Ottawa - What have I gotten my self into? I'm in the palm of Mother Nature's hand, careening down the mighty Ottawa River in an inflatable yellow raft with 11 silent strangers. It's too late for second thoughts. "Get ready for the real thing!" yells Rhino, aka Brad Crawford, our goateed guide.
You hear the rapids' roar before you see them. Our bow drops suddenly and dives out of sight into a deep chasm. A volcano of white water explodes outside our fragile domain. Inside, a crushing force launches us skyward like a rocket.
My stomach flutters as I hold my breath. "We're going to die," I whisper to myself.
Seconds later, the silent strangers are a gaggle of gasping, giggling fools. And I'm one of them.
Ottawa Whitewater Lovers Rafting, OWL Rafting for short, has evolved into a premier spot for adventure-seekers. This eco-adventure playground, 120 kilometres from Ottawa, near the hamlet of Foresters Falls in Renfrew County, is sandwiched between dairy farms on rolling hills and the lush forested border between Quebec and Ontario
In preparation for the excursion, a guide gives us a 20-minute orientation session, demonstrating paddling techniques and life-jacket procedures and briefing us on the all-important liability release forms. We're reassured that, should we come to a rapid we do not wish to tackle, we can be put ashore safely at any time.
Outfitted in wetsuits, helmets and paddles, our ragtag gang now looks like an overweight bunch of Navy SEALs. A school bus races us to the launch site at a section known as the Rocher Fendu rapids.
We're flying now.
"Oh my god, I can't see anything," yells my mate, Steve.
Waves of icy water that look as high as the CN Tower loom above us, drenching us from head to toe. In the raft ahead, a middle-aged man tumbles overboard, his arms flailing.
It's easy to understand how you could get lost in the wilderness. Glacial erosion has left piston-like igneous intrusions erupting from the rock face lining the river. Giant spruce and pine grow above the banks. Against an Impressionist's speckled blue sky, ospreys scan for prey from their skyscraper nests.
The Algonquin and later the fur traders stayed clear of these mighty rapids, whose volume and velocity rivals the Grand Canyon's Colorado River. The waves can reach a height of 2 metres in early spring.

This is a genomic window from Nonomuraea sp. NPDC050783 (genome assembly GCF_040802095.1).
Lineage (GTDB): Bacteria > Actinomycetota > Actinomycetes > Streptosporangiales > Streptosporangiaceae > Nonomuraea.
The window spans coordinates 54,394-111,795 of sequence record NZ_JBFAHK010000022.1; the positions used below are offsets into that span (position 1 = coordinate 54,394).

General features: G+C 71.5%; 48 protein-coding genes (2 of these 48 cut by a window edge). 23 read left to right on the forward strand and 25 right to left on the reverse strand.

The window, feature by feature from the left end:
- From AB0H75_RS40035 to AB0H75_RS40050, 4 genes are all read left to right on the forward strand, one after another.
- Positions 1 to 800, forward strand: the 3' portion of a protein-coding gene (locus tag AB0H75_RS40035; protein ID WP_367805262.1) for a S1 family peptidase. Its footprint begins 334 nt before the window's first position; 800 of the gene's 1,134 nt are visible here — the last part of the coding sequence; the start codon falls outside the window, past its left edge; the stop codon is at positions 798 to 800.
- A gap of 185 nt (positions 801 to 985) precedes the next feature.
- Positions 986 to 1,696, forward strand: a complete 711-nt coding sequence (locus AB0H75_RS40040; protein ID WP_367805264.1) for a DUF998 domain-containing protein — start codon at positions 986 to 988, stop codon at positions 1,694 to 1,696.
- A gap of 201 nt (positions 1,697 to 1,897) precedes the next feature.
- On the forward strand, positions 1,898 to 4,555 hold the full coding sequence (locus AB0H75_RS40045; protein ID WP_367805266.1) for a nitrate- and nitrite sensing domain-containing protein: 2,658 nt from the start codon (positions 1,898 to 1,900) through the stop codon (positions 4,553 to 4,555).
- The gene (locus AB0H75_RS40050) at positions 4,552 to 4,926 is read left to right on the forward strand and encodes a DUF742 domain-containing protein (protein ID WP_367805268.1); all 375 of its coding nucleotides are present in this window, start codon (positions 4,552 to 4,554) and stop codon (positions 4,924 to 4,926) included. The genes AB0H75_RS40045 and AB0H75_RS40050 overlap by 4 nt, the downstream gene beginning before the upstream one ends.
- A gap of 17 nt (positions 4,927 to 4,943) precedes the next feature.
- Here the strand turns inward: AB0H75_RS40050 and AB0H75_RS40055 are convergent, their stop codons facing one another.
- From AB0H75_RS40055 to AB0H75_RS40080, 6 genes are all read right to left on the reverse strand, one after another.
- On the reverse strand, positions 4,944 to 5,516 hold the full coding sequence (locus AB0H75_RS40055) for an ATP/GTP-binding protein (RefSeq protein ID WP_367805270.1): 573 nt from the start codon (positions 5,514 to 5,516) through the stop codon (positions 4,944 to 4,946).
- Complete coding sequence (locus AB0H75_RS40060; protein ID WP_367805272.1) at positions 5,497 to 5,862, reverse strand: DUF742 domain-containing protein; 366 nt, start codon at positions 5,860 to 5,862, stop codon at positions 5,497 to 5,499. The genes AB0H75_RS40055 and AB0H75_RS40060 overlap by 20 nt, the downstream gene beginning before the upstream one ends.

Paddling in double time, Rhino yells, "Fast forward. Fast forward." We make it to a place known as Butcher's Knife.
"Keep your fingers inside the raft or your knuckles'll be ripped off by the razor-sharp rocks," he warns. Gulp.
My body is jolted backward by a wall of crashing water. I fly off my seat and land hard on my derriere. Another thunderous wave bangs the rubber raft against the sharp granite, then spins us uncontrollably into a vat of foam that looks like whipped egg whites in a giant mixing bowl.
Next up is Big Friendly Rock, or BFR. A single line of eager swimmers wend their way up the rock face. One after another they jump like lemmings directly into the raging current to be swept downriver. The sun's reflections bounce in the gentle waves that lightly tap the side of our raft.
We've passed through eight natural obstacle courses in this six-hour trip. Rapids called Black Chute, Garborator, Muskrat and Horseshoe have appeared before us. Have we leapt the last hurdle? We hear a faint puttering as a small boat approaches.
The flotilla of rafts is hitched to a barge that's been converted into a mini-restaurant. As we board, the aroma of marinated shish kebabs wafts through the spring air. Sipping a tall, cold glass of Canadian beer, I laugh nervously, almost drunk already from the afternoon's ride. I've challenged the mighty rapids feared by the Algonquin.